But science tried and found out the truth and exactly the way things happen and blasted your supernatural theory.

That is how science deals with supernaturals and strange imaginations too by blowing them up. By just finding the right facts with evidence.

Likewise science destroyed the ghost sightings and other paranormal phenomena too. Like this: Science and the paranormal

If something exists in this world, science deals with it directly.

If it just exists in your imagination, it deals with it indirectly by finding the facts about it and melting your imagination.

If you still insist you want to believe in it, it is your headache but don’t ask others who got back to their senses by following science too to follow you. Because, we can’t!

And if you say something is true, you got to provide evidence too. It is your baby. You have to bring it up and see that it grows into a healthy adult. You can’t ask science or others to bring it up. If you can’t do that it will die a natural death when science progresses. Don’t blame science or scientists for that.

We are in no way responsible for your wild imagination baby’s death.

Q: If ghosts really don't exist, then why are people acting so strangely in Mehandipur Balaji Temple?

Krishna: Heard about  mass hysteria? If one person does something, all the others too do the same, especially during religious ceremonies.

List of mass hysteria cases - Wikipedia

Some paranormal experiences are easily explainable, based on faulty activity in the brain. Reports of poltergeists invisibly moving objects seem to be consistent with damage to certain regions of the right hemisphere that are responsible for visual processing; certain forms of epilepsy, meanwhile, can cause the spooky feeling that a presence is stalking you close by – perhaps underlying accounts of faceless “shadow people” lurking in the surroundings.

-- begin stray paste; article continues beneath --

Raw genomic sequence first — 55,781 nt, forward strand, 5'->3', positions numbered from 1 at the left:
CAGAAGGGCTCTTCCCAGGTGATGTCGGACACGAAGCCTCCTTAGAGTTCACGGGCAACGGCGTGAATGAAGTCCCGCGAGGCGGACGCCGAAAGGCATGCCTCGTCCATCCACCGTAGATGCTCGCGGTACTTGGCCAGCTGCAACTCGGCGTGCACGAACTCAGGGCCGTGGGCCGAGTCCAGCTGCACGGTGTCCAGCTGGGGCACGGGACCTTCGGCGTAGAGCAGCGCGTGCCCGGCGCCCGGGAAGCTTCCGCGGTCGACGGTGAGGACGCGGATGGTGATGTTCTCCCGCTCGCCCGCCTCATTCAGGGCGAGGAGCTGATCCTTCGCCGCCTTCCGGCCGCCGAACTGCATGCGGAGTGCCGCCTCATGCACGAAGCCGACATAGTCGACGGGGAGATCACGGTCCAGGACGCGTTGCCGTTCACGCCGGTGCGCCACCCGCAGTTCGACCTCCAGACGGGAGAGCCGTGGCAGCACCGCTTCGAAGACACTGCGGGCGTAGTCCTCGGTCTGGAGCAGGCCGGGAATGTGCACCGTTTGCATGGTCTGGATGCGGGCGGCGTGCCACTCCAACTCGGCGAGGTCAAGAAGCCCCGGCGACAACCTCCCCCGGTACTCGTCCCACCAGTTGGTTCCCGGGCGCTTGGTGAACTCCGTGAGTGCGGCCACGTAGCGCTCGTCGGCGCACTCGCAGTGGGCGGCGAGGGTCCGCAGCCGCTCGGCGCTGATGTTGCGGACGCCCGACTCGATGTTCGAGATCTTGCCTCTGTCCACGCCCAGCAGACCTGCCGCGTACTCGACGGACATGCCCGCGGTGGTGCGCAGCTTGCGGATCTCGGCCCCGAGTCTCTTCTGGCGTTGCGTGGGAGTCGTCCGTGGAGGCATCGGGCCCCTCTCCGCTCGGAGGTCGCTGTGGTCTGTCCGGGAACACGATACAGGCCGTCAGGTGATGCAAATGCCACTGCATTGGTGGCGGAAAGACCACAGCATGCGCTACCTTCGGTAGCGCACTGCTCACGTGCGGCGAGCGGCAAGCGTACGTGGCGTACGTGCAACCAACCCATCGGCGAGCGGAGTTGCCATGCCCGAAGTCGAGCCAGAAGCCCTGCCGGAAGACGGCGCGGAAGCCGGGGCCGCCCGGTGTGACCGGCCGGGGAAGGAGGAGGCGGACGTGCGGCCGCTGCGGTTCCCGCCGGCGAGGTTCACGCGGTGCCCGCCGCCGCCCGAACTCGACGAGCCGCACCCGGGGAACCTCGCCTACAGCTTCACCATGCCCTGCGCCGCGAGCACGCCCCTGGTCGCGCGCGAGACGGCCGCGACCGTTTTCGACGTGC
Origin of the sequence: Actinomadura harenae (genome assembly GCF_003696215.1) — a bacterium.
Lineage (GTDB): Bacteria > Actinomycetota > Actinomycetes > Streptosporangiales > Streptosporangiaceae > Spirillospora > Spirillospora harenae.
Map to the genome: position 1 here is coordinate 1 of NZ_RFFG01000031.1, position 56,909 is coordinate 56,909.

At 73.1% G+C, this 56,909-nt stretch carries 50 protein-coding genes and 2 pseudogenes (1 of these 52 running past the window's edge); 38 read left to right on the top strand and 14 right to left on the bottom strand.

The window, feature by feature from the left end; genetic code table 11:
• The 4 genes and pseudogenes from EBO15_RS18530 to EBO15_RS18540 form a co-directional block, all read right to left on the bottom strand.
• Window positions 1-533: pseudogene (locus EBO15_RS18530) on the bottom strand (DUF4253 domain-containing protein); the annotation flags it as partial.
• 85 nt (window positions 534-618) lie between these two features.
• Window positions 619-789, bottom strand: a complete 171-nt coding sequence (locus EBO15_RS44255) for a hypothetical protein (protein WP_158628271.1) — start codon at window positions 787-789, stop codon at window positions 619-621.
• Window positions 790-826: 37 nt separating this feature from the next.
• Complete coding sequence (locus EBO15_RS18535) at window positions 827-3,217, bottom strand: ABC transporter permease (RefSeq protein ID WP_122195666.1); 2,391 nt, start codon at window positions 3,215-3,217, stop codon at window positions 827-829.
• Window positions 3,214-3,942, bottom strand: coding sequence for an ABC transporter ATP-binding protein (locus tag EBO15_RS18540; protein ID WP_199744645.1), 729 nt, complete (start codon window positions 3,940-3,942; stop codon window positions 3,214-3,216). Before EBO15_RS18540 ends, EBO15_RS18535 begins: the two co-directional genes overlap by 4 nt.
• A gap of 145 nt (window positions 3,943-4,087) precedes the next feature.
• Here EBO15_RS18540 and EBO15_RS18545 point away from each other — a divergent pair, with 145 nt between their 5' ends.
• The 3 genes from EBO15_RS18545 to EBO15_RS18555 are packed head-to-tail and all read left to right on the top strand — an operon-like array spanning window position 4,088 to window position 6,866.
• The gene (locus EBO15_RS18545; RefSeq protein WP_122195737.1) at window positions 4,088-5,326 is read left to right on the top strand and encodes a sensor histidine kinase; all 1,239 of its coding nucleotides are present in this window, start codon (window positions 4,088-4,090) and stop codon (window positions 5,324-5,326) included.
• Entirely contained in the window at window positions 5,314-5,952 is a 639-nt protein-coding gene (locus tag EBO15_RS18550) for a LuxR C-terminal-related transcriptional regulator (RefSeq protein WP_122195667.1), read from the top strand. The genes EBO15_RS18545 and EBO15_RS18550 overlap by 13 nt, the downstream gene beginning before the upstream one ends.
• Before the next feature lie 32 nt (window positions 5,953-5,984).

Some of the experiences people describe as encounters with the supernatural had been reproduced in labs by stimulating certain parts of the human brain.

Science and the paranormal

Science can explain all these things and I gave 22 reasons why people hallucinate ghosts in the above article.

Just because you don’t understand something, you just cannot call it a ghost activity.

Watch these videos below to know more about this...

Q: What are the differences between superstitions and scientifically base beliefs?

Krishna: Scientifically based beliefs? No such things exist.

Because if you chase a belief - which is defined as acceptance that something exists or is true, especially one without proof - with science, either it disappears or when evidence is shown establishes itself as a fact, it no longer is a belief.

Just beliefs are not scientifically based, they are blind without evidence.

Oh yes, some people try to authenticate their beliefs using science, creating pseudo-science in the process.

Superstitions are completely and hopelessly irrational beliefs.

Q: What is the scientific explanation for Sati Pratha in Hinduism?

Krishna: There is no scientific explanation for Sati. It is a custom originated in a patriarchal society based on people’s beliefs and perceptions.

Satipratha is , on occasion, used as a term signifying the custom of burning widows alive. Sati appears in Hindi and Sanskrit texts, where it is synonymous with "good wife". Widows who declined to die were held in disgrace.

An important theory, by Hawley, is that sati started as a "nonreligious, ruling-class, patriarchal" ideology but later spread as a gilded status symbol of "valour", "honour" and "purity" (1)

Other theories that have been proposed:

1. that sati was believed to be supported by Hindu scriptures by the 19th century

2. that sati was encouraged by unscrupulous neighbours because it was a means of property annexation from a widow who had the right to inherit her dead husband's property under Hindu law and sati helped eliminate the inheritor

3. poverty was so extreme during the 19th century that sati was a means of escape for a woman with no means or hope of survival